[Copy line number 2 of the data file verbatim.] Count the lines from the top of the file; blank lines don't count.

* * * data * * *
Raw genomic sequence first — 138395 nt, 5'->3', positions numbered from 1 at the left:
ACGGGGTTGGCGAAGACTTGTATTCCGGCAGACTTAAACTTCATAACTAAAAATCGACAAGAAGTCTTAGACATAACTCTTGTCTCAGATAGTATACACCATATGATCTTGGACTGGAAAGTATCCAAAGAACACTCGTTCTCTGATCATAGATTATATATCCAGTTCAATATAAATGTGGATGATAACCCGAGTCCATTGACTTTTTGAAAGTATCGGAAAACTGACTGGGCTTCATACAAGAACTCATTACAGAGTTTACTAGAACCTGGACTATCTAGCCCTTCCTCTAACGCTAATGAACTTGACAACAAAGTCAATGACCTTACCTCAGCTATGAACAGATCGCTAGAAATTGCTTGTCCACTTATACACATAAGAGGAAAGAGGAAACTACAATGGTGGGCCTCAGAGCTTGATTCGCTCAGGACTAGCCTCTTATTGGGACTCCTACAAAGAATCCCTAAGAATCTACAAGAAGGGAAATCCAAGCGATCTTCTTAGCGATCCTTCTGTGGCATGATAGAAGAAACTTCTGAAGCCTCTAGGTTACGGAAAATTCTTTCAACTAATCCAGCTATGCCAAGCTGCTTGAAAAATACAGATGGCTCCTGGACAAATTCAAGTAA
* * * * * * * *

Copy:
ACGGGGTTGGCGAAGACTTGTATTCCGGCAGACTTAAACTTCATAACTAAAAATCGACAAGAAGTCTTAGACATAACTCTTGTCTCAGATAGTATACACCATATGATCTTGGACTGGAAAGTATCCAAAGAACACTCGTTCTCTGATCATAGATTATATATCCAGTTCAATATAAATGTGGATGATAACCCGAGTCCATTGACTTTTTGAAAGTATCGGAAAACTGACTGGGCTTCATACAAGAACTCATTACAGAGTTTACTAGAACCTGGACTATCTAGCCCTTCCTCTAACGCTAATGAACTTGACAACAAAGTCAATGACCTTACCTCAGCTATGAACAGATCGCTAGAAATTGCTTGTCCACTTATACACATAAGAGGAAAGAGGAAACTACAATGGTGGGCCTCAGAGCTTGATTCGCTCAGGACTAGCCTCTTATTGGGACTCCTACAAAGAATCCCTAAGAATCTACAAGAAGGGAAATCCAAGCGATCTTCTTAGCGATCCTTCTGTGGCATGATAGAAGAAACTTCTGAAGCCTCTAGGTTACGGAAAATTCTTTCAACTAATCCAGCTATGCCAAGCTGCTTGAAAAATACAGATGGCTCCTGGACAAATTCAAGTAA